(update – poll results)
Since yesterday’s post “The Emergent Heresy Test“, there have been at least 50 addtions to the definition of Emergent Church on Theopedia. Much thanks to Aaron Shafovaloff, the original writer who has put much hard work into refining his original definition and is asking for help. I have since stopped the comments on that post because the new definition no longer reflects our conversation or the test.
But out of curiosity, here are the results of the poll that measured how many of the 7 common characteristics described the emerging church people that took the poll. Those characteristics were “postmodernism”, “absolute truth is either non-existent or unknowable”, “narrative preaching”, “irrelevance of expository preaching”, “corporate inclusivism”, open theism and “apophatic theology”.
From the answers, 2 out of 7 and 3 out of 7 were the most common.
That was a good exercise – thanks for participating. I know it was painful for some of you to try the criticism on for size. Clearly, the hat did not fit. Clearly, what conservative Christians have been reading about the Emerging Church has not been accurate. That means we have some work to do in order to communicate better.Still much work needs to be done, mainly:
1. Presenting what the Emergent Church practices and affirms.
2. Helping out with the definitions on the other side of the hypertext links.
3. Allowing other countries to have a voice
I liked the way Bob Robinson summed it up
“This test certainly tells more about how Emergent is perceived than it does anything else.
And Andrew’s insightful and humorous post clearly indicates that emergent-types are falling way short on getting the message out as to who we really are!
I wondering where some categories of these categories are on the test:
Where’s “Emergents are Missional”?
Where’s “Emergents are Community-Centered”?
Where’s “Emergents are engaged with Postmodern Culture but are not held captive by it”?
Where’s “Emergent is willing to re-think and re-energize Christianity; they are Reformed in the truest sense of the word–ALWAYS REFORMING!”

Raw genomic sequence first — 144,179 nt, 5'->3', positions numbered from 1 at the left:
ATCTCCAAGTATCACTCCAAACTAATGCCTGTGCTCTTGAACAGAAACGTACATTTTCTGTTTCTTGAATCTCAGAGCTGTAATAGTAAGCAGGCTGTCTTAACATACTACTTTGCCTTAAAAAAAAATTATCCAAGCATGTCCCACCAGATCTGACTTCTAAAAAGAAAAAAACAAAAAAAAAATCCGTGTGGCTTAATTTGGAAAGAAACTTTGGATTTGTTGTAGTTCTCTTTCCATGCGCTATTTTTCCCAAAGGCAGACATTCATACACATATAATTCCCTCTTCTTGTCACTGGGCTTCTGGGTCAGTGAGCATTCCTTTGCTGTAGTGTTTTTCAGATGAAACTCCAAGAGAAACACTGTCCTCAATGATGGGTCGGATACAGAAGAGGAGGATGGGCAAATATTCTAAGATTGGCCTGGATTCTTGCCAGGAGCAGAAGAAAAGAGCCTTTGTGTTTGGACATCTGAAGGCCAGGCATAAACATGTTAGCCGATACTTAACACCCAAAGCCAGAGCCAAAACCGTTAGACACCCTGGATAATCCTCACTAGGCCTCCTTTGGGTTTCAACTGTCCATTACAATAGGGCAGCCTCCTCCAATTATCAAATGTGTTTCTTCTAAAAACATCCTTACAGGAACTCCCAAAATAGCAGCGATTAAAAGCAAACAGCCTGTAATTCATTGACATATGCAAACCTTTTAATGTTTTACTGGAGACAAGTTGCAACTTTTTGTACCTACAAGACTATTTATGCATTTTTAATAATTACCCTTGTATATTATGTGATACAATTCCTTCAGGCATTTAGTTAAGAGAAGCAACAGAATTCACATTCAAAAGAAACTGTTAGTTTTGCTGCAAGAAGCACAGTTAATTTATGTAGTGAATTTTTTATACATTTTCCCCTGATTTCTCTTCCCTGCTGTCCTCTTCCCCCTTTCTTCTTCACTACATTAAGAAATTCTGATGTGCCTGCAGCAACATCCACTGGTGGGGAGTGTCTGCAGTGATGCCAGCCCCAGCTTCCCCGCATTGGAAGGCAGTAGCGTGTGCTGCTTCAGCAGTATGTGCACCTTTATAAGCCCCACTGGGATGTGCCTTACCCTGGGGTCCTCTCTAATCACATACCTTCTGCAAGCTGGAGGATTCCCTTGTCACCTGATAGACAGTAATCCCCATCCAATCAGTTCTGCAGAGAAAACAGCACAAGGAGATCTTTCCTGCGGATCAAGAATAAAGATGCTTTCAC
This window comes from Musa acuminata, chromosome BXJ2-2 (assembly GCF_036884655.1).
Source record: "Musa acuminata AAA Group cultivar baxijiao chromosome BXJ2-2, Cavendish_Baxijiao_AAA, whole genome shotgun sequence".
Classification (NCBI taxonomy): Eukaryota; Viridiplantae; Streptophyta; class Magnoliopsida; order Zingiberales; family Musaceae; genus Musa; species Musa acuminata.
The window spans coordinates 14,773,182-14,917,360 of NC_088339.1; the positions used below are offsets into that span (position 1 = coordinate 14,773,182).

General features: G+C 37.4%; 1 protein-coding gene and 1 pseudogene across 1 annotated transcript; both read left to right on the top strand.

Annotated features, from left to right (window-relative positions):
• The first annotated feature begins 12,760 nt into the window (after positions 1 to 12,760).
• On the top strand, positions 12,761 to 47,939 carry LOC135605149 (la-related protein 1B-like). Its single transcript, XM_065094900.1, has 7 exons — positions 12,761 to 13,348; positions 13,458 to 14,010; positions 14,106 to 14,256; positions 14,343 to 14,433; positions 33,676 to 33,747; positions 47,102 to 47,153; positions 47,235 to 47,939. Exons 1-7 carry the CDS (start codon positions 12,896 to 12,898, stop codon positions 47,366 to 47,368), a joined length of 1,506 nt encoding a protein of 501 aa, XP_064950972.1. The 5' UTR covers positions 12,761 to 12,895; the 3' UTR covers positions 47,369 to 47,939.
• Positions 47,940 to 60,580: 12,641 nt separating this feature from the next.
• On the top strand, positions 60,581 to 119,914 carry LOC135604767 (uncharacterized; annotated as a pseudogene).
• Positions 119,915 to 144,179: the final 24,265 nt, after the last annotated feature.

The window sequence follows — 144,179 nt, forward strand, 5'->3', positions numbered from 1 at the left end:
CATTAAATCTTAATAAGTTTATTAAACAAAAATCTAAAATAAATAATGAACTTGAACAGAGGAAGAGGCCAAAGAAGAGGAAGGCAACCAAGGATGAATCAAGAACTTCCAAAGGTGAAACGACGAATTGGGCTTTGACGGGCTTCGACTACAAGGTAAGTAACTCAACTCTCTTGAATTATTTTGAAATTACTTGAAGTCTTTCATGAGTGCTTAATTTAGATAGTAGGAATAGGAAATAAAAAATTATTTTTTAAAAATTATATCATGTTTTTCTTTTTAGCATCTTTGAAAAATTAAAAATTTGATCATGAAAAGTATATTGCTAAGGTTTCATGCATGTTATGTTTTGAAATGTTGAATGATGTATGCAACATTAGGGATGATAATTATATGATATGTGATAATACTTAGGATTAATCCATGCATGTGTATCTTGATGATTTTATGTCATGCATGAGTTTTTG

Here is Aaron’s comment from yesterday, with some explanation of why he included those original 7 characteristics in his definition.
Sorry to pull a hit-and-run, but I can only pull a chair and chat for a little while before I return to my work.
I think much of PhilJohnson’s comment on Apophatic theology shows that the emergent church–at least as I know it–can indeed be described by it. There is a big emphasis in the emergent church of God as mystery, and not one who can be described with many helpful propositions. Now, of course this needs qualification but I think you get the point.
Regarding narrative preaching, the emergent church also emphasizes it to a point where it can be fairly characterized as parting ways from, say, the traditional Protestant Christian practice of expositional preaching. This is true to a very high degree: emergent leaders, in my line of sight, rarely ever give ANY expository sermons. Expository preaching is seen as too impersonal. The very art and practice of expository preaching runs against the warp and woof of the postmodern complaint that people think they know a lot about what the Bible means but really don’t. This isn’t very distinctive, however, as most newer church movements are going in this direction.
Regarding open theism, the emergent church is highly vulnerable to it and I think can be described as very sympathetic and disposed to it. Clear beliefs (expressed via propositions) concerning the very nature of God’s knowledge are not seen as practical or necessary for healthy fellowship or worship. I need some time to better substantiate this. I’d of course qualify by saying that some solid emergent church fellowships are even Reformed in theology. It’s like the Pharisees or Cretans: they were a diverse bunch of folks but could be described with helpful generalizations.
Regading inclusivism I’d invite you to read the following Brian McLaren quote:
“I don’t believe making disciples must equal making adherents to the Christian religion. It may be advisable in many (not all!) circumstances to help people become followers of Jesus and remain within their Buddhist, Hindu, or Jewish contexts.” —A Generous Orthodoxy
The distinctives, of course, need to be refined and naunced and corrected and substantiated (in keeping with the wiki’s writing guidelines, of course). The material is mostly provisional and will hopefully mature as more volunteers contribute.
Grace and peace in Christ, 100% God, 100% man, Lion, and Lamb,
Thanks Aaron – there might be one or two in the bunch that have a few spare moments to volunteer some time – not just on your definition, but the definitions that they link to within Theopedia. Hey . . thanks for being a good sport!!!!
I think the main thing at this point is take some of Bob’s excellent points, and others, flesh them out, and make sure that every definition includes them. We have been saying that the emerging church is MISSIONAL before it is anything, and this point needs to be driven home, or people will never really understand what follows it.